Dave spent 21 years in the Army, served in both Desert Storm and Operation Iraqi Freedom, and retired at the rank of major.* As a communications officer for the support command of the 1st Cavalry Division, he was stationed near Baghdad when the insurgency was inflicting heavy casualties on coalition troops in 2004 and 2005. “I was in the operations center at Taji [a base just north of Baghdad] for twelve to sixteen hours a day, hearing the war on radios and watching it on computers,” he told me. “Every detail of everything that happened in Baghdad.” The first casualty he heard about was a soldier in a Humvee who had his face blown off by an IED that was hanging from an overpass in a soda can. Not long after, he briefed a first lieutenant fresh out of college. A few hours later, the young officer’s supply convoy ran over an IED that took her leg off at the knee.
(*The full names of the veterans in this article, all of whom live in Texas, have been withheld to protect their privacy.)
“A lot of people got killed at Taji,” Dave said. “We were under constant bombardment from rockets and mortars. You never knew when it would come. A mortar destroyed my sleeping quarters at a time when I would normally have been taking a nap after a shift. A barrage of rockets slaughtered a cluster of Arkansas guardsmen gathered outside a bunker to smoke. The survivors were all screaming and crying at seeing their comrades blown apart, but their first sergeant started yelling, ‘Stop crying! This is how God makes us strong.’ ”
Several months after returning to Texas, Dave checked himself into the mental health clinic at his military base. “I couldn’t sleep,” he said. “I was hypervigilant all the time. I bought guns for every room in my house and carried one everywhere I went. I pulled a gun on a salesman who came to my house one night after dark. I was having dangerous outbursts over trivial issues. I was drinking heavily. I was overdoing prescription drugs for pain.” He began riding his motorcycle recklessly and found himself thinking about the night in Iraq when he put his 9mm pistol in his mouth. “I thought of my wife and couldn’t do it,” he said.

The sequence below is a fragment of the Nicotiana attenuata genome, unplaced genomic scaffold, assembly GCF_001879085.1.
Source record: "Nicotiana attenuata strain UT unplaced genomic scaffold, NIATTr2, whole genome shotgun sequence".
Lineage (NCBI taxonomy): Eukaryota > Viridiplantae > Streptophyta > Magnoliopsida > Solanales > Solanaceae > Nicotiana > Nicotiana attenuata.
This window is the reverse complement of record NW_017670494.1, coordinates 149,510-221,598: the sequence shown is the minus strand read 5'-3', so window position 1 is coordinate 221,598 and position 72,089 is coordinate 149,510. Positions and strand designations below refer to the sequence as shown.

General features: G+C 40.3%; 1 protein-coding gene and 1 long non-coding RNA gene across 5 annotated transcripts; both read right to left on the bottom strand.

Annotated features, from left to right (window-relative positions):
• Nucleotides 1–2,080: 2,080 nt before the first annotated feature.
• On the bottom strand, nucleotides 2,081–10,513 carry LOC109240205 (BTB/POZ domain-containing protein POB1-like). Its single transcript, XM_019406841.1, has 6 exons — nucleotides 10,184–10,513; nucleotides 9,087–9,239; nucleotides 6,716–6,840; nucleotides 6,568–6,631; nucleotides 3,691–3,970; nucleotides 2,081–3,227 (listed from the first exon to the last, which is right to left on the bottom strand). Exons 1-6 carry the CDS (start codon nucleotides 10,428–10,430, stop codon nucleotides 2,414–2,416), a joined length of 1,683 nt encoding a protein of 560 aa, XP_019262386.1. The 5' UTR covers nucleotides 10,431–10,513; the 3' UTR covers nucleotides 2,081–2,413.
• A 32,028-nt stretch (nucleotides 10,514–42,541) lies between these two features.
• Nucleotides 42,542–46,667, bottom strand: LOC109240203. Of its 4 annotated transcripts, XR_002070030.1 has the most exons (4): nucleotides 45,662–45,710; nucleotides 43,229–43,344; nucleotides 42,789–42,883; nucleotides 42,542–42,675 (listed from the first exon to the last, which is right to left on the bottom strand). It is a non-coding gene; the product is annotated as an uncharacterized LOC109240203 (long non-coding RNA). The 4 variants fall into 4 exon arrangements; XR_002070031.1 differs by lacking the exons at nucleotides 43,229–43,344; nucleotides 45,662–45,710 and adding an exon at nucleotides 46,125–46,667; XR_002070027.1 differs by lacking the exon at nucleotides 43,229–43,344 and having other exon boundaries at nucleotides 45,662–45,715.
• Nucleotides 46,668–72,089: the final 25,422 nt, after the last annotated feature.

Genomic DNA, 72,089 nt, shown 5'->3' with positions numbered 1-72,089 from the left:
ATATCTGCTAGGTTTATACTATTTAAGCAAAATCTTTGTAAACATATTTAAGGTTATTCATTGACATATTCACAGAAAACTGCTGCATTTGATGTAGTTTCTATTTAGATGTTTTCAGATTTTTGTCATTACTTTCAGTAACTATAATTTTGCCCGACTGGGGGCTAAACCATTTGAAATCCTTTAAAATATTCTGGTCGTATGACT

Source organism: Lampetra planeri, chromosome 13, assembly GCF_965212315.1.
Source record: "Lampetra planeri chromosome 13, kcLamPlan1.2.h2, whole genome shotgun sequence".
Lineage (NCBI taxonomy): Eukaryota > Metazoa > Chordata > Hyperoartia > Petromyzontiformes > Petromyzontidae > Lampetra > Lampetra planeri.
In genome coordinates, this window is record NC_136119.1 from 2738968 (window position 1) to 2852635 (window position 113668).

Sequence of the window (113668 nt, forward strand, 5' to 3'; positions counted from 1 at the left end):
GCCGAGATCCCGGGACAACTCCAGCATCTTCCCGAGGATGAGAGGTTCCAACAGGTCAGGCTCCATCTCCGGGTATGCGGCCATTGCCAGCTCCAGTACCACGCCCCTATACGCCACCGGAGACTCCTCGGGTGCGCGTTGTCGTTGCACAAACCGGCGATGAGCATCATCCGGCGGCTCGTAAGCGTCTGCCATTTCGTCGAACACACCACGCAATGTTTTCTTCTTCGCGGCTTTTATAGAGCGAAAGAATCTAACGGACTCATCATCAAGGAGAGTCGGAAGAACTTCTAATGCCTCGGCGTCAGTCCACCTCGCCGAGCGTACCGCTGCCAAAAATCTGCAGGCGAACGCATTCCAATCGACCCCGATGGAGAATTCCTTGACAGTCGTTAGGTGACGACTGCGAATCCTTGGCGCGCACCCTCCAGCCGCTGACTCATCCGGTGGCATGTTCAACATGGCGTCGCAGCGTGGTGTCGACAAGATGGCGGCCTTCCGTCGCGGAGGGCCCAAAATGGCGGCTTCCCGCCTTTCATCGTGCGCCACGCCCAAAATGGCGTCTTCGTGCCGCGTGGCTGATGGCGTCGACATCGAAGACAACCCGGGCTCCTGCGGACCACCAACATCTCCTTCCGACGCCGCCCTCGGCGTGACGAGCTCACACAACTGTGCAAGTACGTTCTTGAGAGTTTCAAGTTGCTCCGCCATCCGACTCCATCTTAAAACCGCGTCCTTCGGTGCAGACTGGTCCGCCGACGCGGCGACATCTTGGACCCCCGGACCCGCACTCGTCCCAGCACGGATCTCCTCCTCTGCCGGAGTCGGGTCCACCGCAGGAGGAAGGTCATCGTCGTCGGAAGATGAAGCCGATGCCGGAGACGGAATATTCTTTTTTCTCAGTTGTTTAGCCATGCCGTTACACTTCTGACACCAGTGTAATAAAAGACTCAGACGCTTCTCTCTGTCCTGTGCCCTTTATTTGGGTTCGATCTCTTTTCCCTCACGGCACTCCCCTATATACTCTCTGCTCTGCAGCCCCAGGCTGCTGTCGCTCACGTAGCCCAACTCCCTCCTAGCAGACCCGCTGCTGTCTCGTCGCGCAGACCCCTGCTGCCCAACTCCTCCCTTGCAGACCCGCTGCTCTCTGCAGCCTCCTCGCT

Doctors diagnosed Dave with post-traumatic stress disorder and prescribed powerful psychotropic drugs, which created a new set of problems. “They made me feel like a zombie,” he said. “I stopped being myself. Then I met some people who were smoking marijuana, so I started smoking. I noticed that the better quality marijuana I used, the less drinking I did and the less meds I needed. I would get a wonderful sense of well-being.” He thought he had discovered something new, but then he started reading about marijuana on the Internet and talking to other veterans. “Guess what? Everybody had the same story,” he said. Dave volunteered to become the veterans’ liaison for a chapter of the National Organization for the Reform of Marijuana Laws (NORML). “My email exploded,” he said. “It’s amazing how many vets are using marijuana as an alternative to their meds.”
Tom joined the military right out of high school, in 2000; earned the rank of staff sergeant; and placed first in his class at a leadership school for noncommissioned officers. His job specialty was photography, and when he deployed to Iraq, in 2007, his primary mission was to investigate and document IED blast sites—photographing vehicles, bodies, and other damage. “While it wasn’t Special Forces shoot-’em-up, it definitely had an impact,” he told me. “It affected how I slept. How I dreamt. How I saw the world.” It also left physical scars. As a result of being in close proximity to so many controlled detonations of IEDs, he developed internal scar tissue in his abdomen that caused nerve damage and left him with severe pain.
During a respite in Germany, where his wife was able to join him, doctors prescribed as many as eleven medications at once for his pain, insomnia, and anxiety. “Looking back on it now,” he said, “I think I was a full-blown drug addict, but I really did my damnedest to be a decent soldier.” In 2009 he volunteered for deployment to Afghanistan, where he worked as